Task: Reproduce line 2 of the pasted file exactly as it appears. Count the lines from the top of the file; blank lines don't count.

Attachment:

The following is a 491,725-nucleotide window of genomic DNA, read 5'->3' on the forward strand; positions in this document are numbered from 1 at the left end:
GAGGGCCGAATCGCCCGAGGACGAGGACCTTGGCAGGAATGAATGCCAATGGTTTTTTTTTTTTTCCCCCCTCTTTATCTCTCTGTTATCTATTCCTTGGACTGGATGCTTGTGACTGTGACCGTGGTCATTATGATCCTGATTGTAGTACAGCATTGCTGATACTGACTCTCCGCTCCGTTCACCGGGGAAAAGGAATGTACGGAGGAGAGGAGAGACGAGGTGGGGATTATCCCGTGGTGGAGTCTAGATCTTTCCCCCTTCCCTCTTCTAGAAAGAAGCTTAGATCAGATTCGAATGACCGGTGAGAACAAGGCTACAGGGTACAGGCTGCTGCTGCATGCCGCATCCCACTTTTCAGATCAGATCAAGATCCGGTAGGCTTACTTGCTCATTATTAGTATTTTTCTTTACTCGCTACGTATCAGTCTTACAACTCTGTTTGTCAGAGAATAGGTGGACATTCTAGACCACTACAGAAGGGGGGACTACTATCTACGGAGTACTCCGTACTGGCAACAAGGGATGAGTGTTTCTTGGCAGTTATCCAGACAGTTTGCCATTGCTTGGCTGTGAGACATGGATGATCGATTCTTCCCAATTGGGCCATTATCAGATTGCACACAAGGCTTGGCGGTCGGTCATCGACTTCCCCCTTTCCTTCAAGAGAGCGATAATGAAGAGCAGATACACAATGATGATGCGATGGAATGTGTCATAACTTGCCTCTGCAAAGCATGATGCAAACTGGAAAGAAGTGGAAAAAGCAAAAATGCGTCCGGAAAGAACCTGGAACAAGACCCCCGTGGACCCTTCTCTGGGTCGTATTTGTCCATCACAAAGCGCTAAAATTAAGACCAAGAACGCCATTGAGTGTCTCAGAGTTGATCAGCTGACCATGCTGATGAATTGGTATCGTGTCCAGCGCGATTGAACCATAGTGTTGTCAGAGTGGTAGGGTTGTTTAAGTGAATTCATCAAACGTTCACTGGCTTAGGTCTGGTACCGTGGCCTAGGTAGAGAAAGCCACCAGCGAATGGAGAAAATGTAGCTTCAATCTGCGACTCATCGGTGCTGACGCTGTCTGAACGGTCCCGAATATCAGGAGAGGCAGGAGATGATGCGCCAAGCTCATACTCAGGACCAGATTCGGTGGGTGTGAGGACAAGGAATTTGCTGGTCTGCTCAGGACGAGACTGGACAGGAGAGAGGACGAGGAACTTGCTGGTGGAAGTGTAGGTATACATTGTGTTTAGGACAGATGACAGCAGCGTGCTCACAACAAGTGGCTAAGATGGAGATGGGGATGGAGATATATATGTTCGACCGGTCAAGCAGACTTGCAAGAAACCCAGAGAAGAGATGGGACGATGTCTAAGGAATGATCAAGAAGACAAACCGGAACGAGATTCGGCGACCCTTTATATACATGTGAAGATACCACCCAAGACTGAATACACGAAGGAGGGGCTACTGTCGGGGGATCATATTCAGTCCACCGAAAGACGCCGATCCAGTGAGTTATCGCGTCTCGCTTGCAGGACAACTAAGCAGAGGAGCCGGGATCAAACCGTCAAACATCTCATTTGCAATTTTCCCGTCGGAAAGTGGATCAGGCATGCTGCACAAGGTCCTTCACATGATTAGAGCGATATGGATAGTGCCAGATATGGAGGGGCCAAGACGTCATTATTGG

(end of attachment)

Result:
GAGGGCCGAATCGCCCGAGGACGAGGACCTTGGCAGGAATGAATGCCAATGGTTTTTTTTTTTTTCCCCCCTCTTTATCTCTCTGTTATCTATTCCTTGGACTGGATGCTTGTGACTGTGACCGTGGTCATTATGATCCTGATTGTAGTACAGCATTGCTGATACTGACTCTCCGCTCCGTTCACCGGGGAAAAGGAATGTACGGAGGAGAGGAGAGACGAGGTGGGGATTATCCCGTGGTGGAGTCTAGATCTTTCCCCCTTCCCTCTTCTAGAAAGAAGCTTAGATCAGATTCGAATGACCGGTGAGAACAAGGCTACAGGGTACAGGCTGCTGCTGCATGCCGCATCCCACTTTTCAGATCAGATCAAGATCCGGTAGGCTTACTTGCTCATTATTAGTATTTTTCTTTACTCGCTACGTATCAGTCTTACAACTCTGTTTGTCAGAGAATAGGTGGACATTCTAGACCACTACAGAAGGGGGGACTACTATCTACGGAGTACTCCGTACTGGCAACAAGGGATGAGTGTTTCTTGGCAGTTATCCAGACAGTTTGCCATTGCTTGGCTGTGAGACATGGATGATCGATTCTTCCCAATTGGGCCATTATCAGATTGCACACAAGGCTTGGCGGTCGGTCATCGACTTCCCCCTTTCCTTCAAGAGAGCGATAATGAAGAGCAGATACACAATGATGATGCGATGGAATGTGTCATAACTTGCCTCTGCAAAGCATGATGCAAACTGGAAAGAAGTGGAAAAAGCAAAAATGCGTCCGGAAAGAACCTGGAACAAGACCCCCGTGGACCCTTCTCTGGGTCGTATTTGTCCATCACAAAGCGCTAAAATTAAGACCAAGAACGCCATTGAGTGTCTCAGAGTTGATCAGCTGACCATGCTGATGAATTGGTATCGTGTCCAGCGCGATTGAACCATAGTGTTGTCAGAGTGGTAGGGTTGTTTAAGTGAATTCATCAAACGTTCACTGGCTTAGGTCTGGTACCGTGGCCTAGGTAGAGAAAGCCACCAGCGAATGGAGAAAATGTAGCTTCAATCTGCGACTCATCGGTGCTGACGCTGTCTGAACGGTCCCGAATATCAGGAGAGGCAGGAGATGATGCGCCAAGCTCATACTCAGGACCAGATTCGGTGGGTGTGAGGACAAGGAATTTGCTGGTCTGCTCAGGACGAGACTGGACAGGAGAGAGGACGAGGAACTTGCTGGTGGAAGTGTAGGTATACATTGTGTTTAGGACAGATGACAGCAGCGTGCTCACAACAAGTGGCTAAGATGGAGATGGGGATGGAGATATATATGTTCGACCGGTCAAGCAGACTTGCAAGAAACCCAGAGAAGAGATGGGACGATGTCTAAGGAATGATCAAGAAGACAAACCGGAACGAGATTCGGCGACCCTTTATATACATGTGAAGATACCACCCAAGACTGAATACACGAAGGAGGGGCTACTGTCGGGGGATCATATTCAGTCCACCGAAAGACGCCGATCCAGTGAGTTATCGCGTCTCGCTTGCAGGACAACTAAGCAGAGGAGCCGGGATCAAACCGTCAAACATCTCATTTGCAATTTTCCCGTCGGAAAGTGGATCAGGCATGCTGCACAAGGTCCTTCACATGATTAGAGCGATATGGATAGTGCCAGATATGGAGGGGCCAAGACGTCATTATTGG